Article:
The Fell by Sarah Moss

Published: 2021 1. First lines 2. Cover: Pan Macmillan 3. Woman looking out the window [Public Domain] via Pixnio

Set during the 2020 COVID pandemic in England, Kate is in lockdown at her home in the Peak District, England. She is yearning to go out for a quick walk, and without telling her teenage son Matt who is also at home, she heads out with only a backpack – no phone. After some time, when Matt realizes his mother is not at home, he begins to worry. Unbeknownst to him, she has fallen and hurt herself, and needs rescuing.

Life, then, to be lived, somehow 

The Guardian commented that this is “a very funny book. All of the characters share a certain doomy drollness, with Alice musing on how there’s nothing quite like cooking to put you off your dinner, for instance”. Even though there are snatches of humour in the dialogue, this book overall is far from a funny book. I found it to be a very insightful portrayal of aspects of the pandemic.


Kate is out and moving, going somewhere, the hill rising under her feet and the sky ahead of her. Wind in the trees and her body working at last, climbing, muscle and bone doing what they’re made for. She won’t be long, really she won’t, only a sip of outside, fast up the lane and over the fields, just a little way up the stone path for a quick greeting to the fells.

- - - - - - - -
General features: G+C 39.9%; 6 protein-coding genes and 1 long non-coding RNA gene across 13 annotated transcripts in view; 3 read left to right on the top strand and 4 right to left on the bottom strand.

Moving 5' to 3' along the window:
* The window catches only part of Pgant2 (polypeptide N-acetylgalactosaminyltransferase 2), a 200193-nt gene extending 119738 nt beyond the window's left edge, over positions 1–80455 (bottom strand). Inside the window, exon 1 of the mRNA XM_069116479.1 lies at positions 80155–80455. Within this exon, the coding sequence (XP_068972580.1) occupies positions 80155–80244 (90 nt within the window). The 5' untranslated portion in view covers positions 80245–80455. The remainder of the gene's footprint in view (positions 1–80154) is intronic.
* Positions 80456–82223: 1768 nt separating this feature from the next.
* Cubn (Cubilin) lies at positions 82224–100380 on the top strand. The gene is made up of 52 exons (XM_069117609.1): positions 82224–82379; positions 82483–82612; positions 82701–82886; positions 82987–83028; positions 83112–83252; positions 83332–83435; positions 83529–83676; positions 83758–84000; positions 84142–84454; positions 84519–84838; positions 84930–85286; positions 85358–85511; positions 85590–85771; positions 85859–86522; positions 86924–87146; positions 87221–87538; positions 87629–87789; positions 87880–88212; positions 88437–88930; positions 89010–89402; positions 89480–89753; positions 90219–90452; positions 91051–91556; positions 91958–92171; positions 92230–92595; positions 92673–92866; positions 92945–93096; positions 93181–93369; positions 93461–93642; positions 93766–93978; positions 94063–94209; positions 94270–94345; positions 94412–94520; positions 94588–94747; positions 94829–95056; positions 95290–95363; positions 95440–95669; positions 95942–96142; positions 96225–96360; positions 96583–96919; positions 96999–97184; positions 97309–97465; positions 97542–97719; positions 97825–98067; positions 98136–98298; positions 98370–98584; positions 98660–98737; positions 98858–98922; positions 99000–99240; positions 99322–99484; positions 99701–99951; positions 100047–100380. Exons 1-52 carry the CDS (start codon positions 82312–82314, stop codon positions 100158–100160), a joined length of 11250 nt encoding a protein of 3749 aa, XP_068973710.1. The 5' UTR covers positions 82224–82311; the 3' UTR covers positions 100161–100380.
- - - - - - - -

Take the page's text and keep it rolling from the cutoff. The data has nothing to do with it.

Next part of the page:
“How is anyone going to get sick from walking a few miles over the moor and standing on a hillside in the wind?” she wonders, before remembering that “police were hunting people off the hills with drones a few months ago, recording footage to post on social media to ‘shame’ people who had gone for a walk, playing loud accusations at them from the sky.”

How much is the fine, anyway, though however much it is she can’t afford it and she’d rather have an untreated fracture than risk prison, even more stupid to end up in prison because you couldn’t bear being locked up at home than to go get yourself into trouble on the fells when you should know better.

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